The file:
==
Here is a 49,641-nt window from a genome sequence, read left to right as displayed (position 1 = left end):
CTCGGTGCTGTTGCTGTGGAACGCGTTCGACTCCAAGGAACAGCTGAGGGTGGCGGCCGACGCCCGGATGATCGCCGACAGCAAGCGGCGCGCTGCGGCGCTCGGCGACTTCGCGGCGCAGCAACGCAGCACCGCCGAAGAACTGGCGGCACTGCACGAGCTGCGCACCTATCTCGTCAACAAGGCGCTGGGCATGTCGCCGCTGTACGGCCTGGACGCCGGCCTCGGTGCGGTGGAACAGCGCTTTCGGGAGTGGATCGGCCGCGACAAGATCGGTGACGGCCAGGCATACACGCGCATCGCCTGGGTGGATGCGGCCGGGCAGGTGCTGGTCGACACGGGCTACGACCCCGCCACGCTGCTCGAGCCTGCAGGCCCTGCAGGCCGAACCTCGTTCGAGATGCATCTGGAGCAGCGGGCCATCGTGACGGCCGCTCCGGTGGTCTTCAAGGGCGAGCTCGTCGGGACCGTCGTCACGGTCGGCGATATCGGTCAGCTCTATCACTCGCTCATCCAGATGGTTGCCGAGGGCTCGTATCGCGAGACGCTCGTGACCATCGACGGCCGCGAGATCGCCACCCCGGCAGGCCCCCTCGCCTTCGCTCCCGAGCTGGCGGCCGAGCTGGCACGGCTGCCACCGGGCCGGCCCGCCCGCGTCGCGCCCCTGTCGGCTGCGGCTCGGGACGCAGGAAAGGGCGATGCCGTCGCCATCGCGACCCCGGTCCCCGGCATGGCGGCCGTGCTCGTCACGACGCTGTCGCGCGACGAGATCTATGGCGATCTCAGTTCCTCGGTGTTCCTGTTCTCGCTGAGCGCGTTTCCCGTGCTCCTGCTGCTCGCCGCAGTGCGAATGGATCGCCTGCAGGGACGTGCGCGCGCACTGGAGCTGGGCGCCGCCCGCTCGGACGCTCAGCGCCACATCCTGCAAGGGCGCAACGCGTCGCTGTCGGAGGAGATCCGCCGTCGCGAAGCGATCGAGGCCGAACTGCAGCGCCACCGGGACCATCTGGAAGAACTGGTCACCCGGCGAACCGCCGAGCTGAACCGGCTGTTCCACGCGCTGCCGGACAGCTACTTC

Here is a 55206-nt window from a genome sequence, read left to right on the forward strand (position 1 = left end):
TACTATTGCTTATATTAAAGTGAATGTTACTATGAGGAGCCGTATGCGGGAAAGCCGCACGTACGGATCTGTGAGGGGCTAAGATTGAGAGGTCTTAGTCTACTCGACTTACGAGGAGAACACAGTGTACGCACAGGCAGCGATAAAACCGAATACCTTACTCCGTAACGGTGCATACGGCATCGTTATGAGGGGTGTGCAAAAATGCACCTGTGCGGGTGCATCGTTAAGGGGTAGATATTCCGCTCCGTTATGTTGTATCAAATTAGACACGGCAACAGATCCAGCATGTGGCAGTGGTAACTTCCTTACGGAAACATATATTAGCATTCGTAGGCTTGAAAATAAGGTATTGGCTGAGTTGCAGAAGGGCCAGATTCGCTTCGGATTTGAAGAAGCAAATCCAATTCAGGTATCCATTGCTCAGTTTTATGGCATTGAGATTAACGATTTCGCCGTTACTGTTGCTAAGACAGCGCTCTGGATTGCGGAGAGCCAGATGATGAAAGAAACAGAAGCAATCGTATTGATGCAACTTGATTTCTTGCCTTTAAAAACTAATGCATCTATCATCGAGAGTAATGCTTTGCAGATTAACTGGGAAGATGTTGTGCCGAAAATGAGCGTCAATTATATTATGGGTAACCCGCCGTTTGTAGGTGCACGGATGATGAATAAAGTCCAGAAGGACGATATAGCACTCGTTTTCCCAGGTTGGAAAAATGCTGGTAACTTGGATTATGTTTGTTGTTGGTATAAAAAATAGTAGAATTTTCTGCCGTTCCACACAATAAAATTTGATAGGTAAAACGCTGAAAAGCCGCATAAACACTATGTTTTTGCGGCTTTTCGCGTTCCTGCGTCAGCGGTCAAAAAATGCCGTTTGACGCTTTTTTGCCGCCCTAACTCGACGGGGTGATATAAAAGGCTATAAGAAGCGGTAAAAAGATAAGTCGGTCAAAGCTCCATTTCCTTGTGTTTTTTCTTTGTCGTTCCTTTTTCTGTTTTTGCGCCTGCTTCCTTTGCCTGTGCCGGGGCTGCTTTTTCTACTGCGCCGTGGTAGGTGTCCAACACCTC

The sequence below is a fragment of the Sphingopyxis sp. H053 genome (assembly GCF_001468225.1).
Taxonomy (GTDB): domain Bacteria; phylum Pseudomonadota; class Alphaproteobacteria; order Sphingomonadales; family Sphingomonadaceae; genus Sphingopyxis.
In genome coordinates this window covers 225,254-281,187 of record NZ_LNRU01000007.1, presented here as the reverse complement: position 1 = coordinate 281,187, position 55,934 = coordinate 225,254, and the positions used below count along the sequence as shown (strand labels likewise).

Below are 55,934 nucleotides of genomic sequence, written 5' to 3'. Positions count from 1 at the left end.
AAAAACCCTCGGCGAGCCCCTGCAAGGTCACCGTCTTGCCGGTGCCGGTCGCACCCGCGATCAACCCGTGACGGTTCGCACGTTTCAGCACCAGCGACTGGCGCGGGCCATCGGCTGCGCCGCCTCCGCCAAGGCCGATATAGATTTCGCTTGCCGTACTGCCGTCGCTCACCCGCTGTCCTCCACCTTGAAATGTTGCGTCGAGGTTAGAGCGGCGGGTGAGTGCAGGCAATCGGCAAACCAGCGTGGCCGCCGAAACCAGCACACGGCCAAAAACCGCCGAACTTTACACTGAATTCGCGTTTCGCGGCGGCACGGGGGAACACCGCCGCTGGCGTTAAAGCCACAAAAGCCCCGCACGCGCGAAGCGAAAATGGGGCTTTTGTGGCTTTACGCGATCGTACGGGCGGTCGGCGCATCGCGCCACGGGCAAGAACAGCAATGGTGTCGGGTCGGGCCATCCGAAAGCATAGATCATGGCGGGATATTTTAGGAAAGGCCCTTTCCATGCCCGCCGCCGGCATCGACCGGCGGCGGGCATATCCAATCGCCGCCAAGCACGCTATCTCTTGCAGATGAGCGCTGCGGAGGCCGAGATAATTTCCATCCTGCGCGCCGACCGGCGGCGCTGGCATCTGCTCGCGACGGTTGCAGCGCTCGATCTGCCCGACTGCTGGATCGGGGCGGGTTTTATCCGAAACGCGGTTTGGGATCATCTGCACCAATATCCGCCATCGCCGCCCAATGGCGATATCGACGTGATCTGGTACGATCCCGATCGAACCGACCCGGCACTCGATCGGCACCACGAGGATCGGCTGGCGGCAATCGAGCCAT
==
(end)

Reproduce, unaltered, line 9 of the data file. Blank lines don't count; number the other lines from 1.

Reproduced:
AAAAACCCTCGGCGAGCCCCTGCAAGGTCACCGTCTTGCCGGTGCCGGTCGCACCCGCGATCAACCCGTGACGGTTCGCACGTTTCAGCACCAGCGACTGGCGCGGGCCATCGGCTGCGCCGCCTCCGCCAAGGCCGATATAGATTTCGCTTGCCGTACTGCCGTCGCTCACCCGCTGTCCTCCACCTTGAAATGTTGCGTCGAGGTTAGAGCGGCGGGTGAGTGCAGGCAATCGGCAAACCAGCGTGGCCGCCGAAACCAGCACACGGCCAAAAACCGCCGAACTTTACACTGAATTCGCGTTTCGCGGCGGCACGGGGGAACACCGCCGCTGGCGTTAAAGCCACAAAAGCCCCGCACGCGCGAAGCGAAAATGGGGCTTTTGTGGCTTTACGCGATCGTACGGGCGGTCGGCGCATCGCGCCACGGGCAAGAACAGCAATGGTGTCGGGTCGGGCCATCCGAAAGCATAGATCATGGCGGGATATTTTAGGAAAGGCCCTTTCCATGCCCGCCGCCGGCATCGACCGGCGGCGGGCATATCCAATCGCCGCCAAGCACGCTATCTCTTGCAGATGAGCGCTGCGGAGGCCGAGATAATTTCCATCCTGCGCGCCGACCGGCGGCGCTGGCATCTGCTCGCGACGGTTGCAGCGCTCGATCTGCCCGACTGCTGGATCGGGGCGGGTTTTATCCGAAACGCGGTTTGGGATCATCTGCACCAATATCCGCCATCGCCGCCCAATGGCGATATCGACGTGATCTGGTACGATCCCGATCGAACCGACCCGGCACTCGATCGGCACCACGAGGATCGGCTGGCGGCAATCGAGCCAT